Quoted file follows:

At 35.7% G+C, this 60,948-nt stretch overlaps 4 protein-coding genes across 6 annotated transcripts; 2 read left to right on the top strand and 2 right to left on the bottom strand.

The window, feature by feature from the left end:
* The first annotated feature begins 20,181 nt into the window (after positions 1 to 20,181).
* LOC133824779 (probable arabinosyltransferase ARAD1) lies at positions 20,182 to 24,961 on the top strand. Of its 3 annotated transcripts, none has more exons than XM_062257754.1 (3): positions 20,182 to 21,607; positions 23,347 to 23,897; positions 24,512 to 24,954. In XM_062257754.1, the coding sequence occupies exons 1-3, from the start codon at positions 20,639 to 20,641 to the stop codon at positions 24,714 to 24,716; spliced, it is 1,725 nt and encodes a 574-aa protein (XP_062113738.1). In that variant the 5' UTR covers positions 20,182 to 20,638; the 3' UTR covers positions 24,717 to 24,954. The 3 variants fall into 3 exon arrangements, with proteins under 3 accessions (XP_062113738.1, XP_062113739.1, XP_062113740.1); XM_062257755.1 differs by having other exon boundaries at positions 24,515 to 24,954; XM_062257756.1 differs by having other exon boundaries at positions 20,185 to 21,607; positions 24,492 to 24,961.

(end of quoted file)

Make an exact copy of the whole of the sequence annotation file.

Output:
At 35.7% G+C, this 60,948-nt stretch overlaps 4 protein-coding genes across 6 annotated transcripts; 2 read left to right on the top strand and 2 right to left on the bottom strand.

The window, feature by feature from the left end:
* The first annotated feature begins 20,181 nt into the window (after positions 1 to 20,181).
* LOC133824779 (probable arabinosyltransferase ARAD1) lies at positions 20,182 to 24,961 on the top strand. Of its 3 annotated transcripts, none has more exons than XM_062257754.1 (3): positions 20,182 to 21,607; positions 23,347 to 23,897; positions 24,512 to 24,954. In XM_062257754.1, the coding sequence occupies exons 1-3, from the start codon at positions 20,639 to 20,641 to the stop codon at positions 24,714 to 24,716; spliced, it is 1,725 nt and encodes a 574-aa protein (XP_062113738.1). In that variant the 5' UTR covers positions 20,182 to 20,638; the 3' UTR covers positions 24,717 to 24,954. The 3 variants fall into 3 exon arrangements, with proteins under 3 accessions (XP_062113738.1, XP_062113739.1, XP_062113740.1); XM_062257755.1 differs by having other exon boundaries at positions 24,515 to 24,954; XM_062257756.1 differs by having other exon boundaries at positions 20,185 to 21,607; positions 24,492 to 24,961.